Summer 1956 • Vol. XVIII No. 3 English Verse and What It Sounds LikeJuly 1, 1956 |

Donne’s Prosody

(From an essay in the Kenyon Review of Spring 1951.) How shall we read the last three words of this line?— Li So, if I dreame I have you, I have you. The underlying iambic pattern may seem to be of no immediate help, except that it emphasizes the difficulty of keeping the parallel when the clause is repeated. The first have, reinforced by the meter, is very emphatic, and so prepares a pressure that is felt by the second have. But the second have must resist at least part of that pressure; it cannot coincide with the meter, any more than it can avoid the influence of the rhetorical emphasis. One may imagine that the ear, with a swiftness and sureness which outstrip thought and have been acquired as by second nature, experimentally listens ahead. (There seems good reason to believe that a simpler version of this talent may account for some sound-changes in the historical development of languages.) The ear knows in advance, by its memory of meter, that the I and the you are t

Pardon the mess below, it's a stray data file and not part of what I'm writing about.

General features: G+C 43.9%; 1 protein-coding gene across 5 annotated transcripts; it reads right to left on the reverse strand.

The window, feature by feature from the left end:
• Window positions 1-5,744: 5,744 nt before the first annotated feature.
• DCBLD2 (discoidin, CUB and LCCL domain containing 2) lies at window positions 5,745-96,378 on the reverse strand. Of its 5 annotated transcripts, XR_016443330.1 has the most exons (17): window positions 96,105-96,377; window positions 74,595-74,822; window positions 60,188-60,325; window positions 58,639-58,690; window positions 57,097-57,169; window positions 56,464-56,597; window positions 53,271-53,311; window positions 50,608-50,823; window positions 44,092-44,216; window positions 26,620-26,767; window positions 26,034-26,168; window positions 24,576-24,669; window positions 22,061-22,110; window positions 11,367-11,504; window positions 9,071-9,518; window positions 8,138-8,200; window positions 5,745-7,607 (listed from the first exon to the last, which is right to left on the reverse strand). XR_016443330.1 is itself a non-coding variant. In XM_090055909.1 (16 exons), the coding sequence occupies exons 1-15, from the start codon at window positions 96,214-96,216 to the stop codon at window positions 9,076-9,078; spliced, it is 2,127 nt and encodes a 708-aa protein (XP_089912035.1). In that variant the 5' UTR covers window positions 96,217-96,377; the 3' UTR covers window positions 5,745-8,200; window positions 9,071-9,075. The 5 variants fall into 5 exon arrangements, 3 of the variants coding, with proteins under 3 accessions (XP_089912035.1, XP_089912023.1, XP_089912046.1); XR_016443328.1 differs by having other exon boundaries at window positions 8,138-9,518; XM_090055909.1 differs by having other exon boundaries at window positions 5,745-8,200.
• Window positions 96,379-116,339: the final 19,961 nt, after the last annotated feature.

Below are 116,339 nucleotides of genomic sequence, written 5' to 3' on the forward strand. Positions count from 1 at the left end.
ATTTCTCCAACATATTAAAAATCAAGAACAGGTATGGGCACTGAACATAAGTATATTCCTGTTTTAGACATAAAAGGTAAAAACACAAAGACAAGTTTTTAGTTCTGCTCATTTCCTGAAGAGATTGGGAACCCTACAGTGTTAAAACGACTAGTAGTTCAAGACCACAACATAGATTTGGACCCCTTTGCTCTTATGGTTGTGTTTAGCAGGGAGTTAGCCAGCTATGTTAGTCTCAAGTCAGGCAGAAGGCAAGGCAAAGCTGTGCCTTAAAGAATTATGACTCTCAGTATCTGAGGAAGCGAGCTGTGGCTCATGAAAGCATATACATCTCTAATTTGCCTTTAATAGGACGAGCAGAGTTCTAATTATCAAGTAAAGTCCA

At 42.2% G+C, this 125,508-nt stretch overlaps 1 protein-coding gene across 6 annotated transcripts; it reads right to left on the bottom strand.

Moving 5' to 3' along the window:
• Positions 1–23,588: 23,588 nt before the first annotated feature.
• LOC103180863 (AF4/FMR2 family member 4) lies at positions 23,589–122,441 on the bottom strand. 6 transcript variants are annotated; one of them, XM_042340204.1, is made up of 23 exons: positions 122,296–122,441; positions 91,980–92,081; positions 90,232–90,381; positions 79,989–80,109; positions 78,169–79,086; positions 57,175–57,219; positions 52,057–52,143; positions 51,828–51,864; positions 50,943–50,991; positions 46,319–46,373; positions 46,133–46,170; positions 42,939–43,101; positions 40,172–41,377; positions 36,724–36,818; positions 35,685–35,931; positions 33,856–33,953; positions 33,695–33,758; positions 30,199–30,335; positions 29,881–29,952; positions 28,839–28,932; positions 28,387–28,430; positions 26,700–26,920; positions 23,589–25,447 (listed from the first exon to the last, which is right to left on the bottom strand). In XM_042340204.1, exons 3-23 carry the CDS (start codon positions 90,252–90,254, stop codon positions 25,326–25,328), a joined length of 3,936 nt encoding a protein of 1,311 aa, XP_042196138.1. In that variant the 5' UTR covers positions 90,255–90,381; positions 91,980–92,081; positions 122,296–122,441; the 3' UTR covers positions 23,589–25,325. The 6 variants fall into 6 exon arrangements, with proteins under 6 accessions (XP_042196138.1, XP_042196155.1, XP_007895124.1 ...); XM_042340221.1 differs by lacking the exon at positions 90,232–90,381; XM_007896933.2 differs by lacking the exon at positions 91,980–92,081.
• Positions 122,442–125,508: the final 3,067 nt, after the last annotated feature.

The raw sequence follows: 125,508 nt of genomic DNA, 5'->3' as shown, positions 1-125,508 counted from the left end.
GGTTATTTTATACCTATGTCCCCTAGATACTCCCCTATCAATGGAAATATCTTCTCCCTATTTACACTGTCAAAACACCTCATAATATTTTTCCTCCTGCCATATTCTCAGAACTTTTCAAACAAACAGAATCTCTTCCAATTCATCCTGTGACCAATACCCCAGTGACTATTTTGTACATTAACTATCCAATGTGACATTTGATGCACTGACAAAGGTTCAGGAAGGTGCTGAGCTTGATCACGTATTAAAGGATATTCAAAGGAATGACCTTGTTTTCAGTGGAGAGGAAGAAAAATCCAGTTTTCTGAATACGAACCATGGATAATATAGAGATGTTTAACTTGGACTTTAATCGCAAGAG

Already have an account? Login

Join KR for even more to read.

Register for a free account to read five free pieces a month from our current issue and digital archive.
Register for Free and Read This Piece

Or become a subscriber today and get complete, immediate access to our digital archives at every subscription level.

Read More


Your free registration with Kenyon review incudes access to exclusive content, early access to program registration, and more.


With your support, we’ll continue 
to cultivate talent and publish extraordinary literature from diverse voices around the world.